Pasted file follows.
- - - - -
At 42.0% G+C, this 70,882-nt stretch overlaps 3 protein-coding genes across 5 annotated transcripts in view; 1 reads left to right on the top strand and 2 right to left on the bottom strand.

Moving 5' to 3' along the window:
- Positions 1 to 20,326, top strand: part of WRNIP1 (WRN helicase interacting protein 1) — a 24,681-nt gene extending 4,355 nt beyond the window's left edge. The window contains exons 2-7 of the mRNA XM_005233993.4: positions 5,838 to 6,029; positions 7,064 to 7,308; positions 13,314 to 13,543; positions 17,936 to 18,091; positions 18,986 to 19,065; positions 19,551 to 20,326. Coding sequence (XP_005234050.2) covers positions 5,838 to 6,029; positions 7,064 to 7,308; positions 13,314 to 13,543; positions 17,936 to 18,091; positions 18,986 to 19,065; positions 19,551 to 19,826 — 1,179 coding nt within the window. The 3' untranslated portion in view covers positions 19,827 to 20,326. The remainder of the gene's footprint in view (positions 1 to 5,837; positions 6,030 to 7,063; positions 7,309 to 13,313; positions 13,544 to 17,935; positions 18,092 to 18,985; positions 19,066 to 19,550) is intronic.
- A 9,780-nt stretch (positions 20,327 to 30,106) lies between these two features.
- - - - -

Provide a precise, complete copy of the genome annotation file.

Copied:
At 42.0% G+C, this 70,882-nt stretch overlaps 3 protein-coding genes across 5 annotated transcripts in view; 1 reads left to right on the top strand and 2 right to left on the bottom strand.

Moving 5' to 3' along the window:
- Positions 1 to 20,326, top strand: part of WRNIP1 (WRN helicase interacting protein 1) — a 24,681-nt gene extending 4,355 nt beyond the window's left edge. The window contains exons 2-7 of the mRNA XM_005233993.4: positions 5,838 to 6,029; positions 7,064 to 7,308; positions 13,314 to 13,543; positions 17,936 to 18,091; positions 18,986 to 19,065; positions 19,551 to 20,326. Coding sequence (XP_005234050.2) covers positions 5,838 to 6,029; positions 7,064 to 7,308; positions 13,314 to 13,543; positions 17,936 to 18,091; positions 18,986 to 19,065; positions 19,551 to 19,826 — 1,179 coding nt within the window. The 3' untranslated portion in view covers positions 19,827 to 20,326. The remainder of the gene's footprint in view (positions 1 to 5,837; positions 6,030 to 7,063; positions 7,309 to 13,313; positions 13,544 to 17,935; positions 18,092 to 18,985; positions 19,066 to 19,550) is intronic.
- A 9,780-nt stretch (positions 20,327 to 30,106) lies between these two features.